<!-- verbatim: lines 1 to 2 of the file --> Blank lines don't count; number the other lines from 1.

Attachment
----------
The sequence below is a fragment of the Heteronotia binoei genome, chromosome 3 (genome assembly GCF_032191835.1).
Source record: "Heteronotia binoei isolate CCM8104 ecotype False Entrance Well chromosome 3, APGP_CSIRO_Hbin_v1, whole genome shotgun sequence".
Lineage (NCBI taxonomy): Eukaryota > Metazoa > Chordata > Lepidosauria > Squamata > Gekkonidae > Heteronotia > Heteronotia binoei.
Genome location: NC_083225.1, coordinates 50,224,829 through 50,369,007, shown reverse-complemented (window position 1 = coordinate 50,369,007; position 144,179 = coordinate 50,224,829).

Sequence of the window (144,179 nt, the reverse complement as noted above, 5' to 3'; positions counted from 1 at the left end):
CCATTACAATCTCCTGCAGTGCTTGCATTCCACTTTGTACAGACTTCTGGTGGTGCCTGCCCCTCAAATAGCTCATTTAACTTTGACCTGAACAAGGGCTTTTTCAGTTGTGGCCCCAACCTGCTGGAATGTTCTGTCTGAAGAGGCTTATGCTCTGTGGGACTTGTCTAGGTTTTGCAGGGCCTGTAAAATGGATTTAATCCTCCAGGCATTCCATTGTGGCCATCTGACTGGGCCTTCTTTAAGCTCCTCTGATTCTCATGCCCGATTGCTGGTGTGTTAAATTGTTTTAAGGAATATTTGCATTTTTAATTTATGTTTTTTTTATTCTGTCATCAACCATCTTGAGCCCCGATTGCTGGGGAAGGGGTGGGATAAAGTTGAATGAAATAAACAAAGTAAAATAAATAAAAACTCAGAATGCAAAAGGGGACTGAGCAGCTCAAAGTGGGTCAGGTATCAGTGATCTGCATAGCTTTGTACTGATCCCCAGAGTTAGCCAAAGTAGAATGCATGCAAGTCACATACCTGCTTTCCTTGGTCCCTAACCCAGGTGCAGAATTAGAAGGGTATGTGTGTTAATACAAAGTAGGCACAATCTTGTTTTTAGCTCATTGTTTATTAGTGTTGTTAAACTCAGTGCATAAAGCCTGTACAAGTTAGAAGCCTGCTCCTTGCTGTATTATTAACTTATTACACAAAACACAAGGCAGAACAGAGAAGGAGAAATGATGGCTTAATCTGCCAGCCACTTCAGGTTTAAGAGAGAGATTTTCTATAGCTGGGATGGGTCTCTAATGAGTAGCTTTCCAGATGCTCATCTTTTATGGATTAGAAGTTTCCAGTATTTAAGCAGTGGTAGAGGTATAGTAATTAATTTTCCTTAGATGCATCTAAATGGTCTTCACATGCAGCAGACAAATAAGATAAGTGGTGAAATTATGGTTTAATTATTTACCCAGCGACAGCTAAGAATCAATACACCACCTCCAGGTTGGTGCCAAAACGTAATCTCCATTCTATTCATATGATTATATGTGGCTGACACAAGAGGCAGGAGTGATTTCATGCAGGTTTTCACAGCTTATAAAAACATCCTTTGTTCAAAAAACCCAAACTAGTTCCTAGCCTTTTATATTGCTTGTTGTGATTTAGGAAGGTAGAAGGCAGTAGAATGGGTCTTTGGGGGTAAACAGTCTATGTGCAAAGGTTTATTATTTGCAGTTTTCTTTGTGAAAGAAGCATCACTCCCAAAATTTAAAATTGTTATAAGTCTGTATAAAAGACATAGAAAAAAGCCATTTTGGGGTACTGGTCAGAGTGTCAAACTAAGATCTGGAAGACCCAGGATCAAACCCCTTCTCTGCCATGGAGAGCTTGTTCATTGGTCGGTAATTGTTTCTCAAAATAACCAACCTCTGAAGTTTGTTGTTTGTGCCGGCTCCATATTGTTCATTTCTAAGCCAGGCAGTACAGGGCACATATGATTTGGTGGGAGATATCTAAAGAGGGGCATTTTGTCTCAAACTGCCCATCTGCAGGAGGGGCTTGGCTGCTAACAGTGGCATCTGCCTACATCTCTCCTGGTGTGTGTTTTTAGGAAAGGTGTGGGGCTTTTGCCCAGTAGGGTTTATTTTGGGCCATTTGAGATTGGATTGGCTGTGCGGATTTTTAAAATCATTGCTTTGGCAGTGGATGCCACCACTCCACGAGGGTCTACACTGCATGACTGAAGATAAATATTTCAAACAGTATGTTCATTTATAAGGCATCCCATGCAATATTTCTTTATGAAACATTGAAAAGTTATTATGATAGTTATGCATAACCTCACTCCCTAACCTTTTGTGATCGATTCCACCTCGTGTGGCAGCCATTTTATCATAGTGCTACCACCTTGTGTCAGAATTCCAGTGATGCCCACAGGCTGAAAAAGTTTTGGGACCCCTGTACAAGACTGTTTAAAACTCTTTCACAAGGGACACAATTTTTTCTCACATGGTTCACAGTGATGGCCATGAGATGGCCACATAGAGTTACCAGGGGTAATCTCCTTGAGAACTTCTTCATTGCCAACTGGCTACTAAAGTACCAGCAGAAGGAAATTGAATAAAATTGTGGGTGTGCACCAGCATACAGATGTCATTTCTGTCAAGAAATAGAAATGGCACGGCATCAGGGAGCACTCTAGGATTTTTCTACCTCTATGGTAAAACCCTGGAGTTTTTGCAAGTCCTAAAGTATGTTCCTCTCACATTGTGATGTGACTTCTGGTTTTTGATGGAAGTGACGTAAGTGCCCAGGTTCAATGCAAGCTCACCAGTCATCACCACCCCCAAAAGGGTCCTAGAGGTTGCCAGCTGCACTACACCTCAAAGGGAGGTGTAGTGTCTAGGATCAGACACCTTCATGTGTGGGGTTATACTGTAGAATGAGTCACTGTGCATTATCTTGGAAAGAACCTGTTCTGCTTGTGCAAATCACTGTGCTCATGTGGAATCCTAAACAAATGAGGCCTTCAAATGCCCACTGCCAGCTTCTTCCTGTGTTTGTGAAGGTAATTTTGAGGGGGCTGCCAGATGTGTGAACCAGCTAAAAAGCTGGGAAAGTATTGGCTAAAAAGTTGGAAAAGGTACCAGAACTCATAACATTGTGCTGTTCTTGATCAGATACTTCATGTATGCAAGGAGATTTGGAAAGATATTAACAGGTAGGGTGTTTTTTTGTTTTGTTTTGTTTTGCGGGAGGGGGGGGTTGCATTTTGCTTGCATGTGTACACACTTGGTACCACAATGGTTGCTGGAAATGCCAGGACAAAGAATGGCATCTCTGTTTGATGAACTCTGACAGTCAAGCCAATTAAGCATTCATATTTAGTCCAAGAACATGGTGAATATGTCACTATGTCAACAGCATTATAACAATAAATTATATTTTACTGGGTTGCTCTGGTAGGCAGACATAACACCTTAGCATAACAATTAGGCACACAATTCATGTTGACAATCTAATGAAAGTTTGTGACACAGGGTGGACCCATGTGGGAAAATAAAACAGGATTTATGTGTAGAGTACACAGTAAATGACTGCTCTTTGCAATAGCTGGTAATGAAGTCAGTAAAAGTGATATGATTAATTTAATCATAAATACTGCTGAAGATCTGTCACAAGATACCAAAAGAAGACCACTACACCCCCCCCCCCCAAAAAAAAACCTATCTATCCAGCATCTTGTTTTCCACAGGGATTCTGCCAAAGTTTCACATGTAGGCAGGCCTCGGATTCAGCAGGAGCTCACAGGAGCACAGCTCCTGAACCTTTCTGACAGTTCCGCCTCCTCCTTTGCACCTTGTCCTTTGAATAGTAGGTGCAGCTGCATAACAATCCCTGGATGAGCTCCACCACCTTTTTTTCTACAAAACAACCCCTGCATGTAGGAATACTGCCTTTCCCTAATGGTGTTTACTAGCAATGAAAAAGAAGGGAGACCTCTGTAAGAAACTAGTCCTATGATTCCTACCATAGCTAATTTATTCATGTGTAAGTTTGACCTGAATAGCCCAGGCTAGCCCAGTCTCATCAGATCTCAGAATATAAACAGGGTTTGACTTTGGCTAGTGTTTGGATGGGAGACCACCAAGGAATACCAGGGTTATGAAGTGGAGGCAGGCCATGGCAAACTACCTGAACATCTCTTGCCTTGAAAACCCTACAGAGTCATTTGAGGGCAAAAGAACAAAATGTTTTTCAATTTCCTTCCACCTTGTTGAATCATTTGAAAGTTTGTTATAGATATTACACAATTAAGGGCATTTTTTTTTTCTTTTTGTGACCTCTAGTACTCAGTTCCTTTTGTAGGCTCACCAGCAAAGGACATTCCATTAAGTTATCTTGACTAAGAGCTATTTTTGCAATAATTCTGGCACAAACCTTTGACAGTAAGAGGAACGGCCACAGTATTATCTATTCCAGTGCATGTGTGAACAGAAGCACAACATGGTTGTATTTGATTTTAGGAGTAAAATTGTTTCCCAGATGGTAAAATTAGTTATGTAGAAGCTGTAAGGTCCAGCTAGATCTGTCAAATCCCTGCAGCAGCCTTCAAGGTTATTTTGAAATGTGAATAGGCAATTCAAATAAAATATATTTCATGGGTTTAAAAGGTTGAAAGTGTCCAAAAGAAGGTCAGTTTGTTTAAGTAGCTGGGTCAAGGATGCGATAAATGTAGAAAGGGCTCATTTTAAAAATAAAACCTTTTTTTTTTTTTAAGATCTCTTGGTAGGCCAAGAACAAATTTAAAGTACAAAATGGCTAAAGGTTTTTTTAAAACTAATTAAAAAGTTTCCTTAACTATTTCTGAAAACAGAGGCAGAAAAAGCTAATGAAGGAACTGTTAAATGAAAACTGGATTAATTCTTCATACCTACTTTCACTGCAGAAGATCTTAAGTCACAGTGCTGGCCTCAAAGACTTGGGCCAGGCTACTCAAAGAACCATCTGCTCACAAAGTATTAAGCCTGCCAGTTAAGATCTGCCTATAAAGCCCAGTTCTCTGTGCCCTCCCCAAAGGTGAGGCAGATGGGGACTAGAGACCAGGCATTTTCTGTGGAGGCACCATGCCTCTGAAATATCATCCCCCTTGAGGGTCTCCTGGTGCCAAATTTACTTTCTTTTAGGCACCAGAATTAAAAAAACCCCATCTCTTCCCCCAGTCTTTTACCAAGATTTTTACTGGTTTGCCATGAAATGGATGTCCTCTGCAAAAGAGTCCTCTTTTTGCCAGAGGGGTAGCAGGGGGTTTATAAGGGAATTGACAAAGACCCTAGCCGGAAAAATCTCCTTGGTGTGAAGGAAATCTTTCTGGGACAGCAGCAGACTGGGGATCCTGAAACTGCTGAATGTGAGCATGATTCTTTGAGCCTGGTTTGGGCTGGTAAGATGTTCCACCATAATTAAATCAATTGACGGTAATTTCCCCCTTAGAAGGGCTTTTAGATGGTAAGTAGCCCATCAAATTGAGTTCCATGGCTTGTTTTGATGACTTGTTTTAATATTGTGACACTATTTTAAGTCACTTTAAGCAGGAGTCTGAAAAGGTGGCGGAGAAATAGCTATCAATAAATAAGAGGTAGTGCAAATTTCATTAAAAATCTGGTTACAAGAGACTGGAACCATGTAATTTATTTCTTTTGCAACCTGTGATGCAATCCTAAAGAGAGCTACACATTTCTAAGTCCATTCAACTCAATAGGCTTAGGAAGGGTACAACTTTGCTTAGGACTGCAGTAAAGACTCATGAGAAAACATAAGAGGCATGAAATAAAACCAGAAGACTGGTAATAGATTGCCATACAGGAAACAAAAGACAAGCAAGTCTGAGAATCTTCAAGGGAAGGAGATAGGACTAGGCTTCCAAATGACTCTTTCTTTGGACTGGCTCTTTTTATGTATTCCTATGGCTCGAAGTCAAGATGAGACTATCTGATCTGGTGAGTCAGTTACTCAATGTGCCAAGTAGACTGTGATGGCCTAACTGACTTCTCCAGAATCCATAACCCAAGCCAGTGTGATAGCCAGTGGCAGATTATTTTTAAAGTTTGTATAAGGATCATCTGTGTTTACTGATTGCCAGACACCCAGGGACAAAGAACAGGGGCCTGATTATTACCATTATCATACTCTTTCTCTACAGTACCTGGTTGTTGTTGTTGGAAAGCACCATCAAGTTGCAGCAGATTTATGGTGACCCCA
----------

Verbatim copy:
The sequence below is a fragment of the Heteronotia binoei genome, chromosome 3 (genome assembly GCF_032191835.1).
Source record: "Heteronotia binoei isolate CCM8104 ecotype False Entrance Well chromosome 3, APGP_CSIRO_Hbin_v1, whole genome shotgun sequence".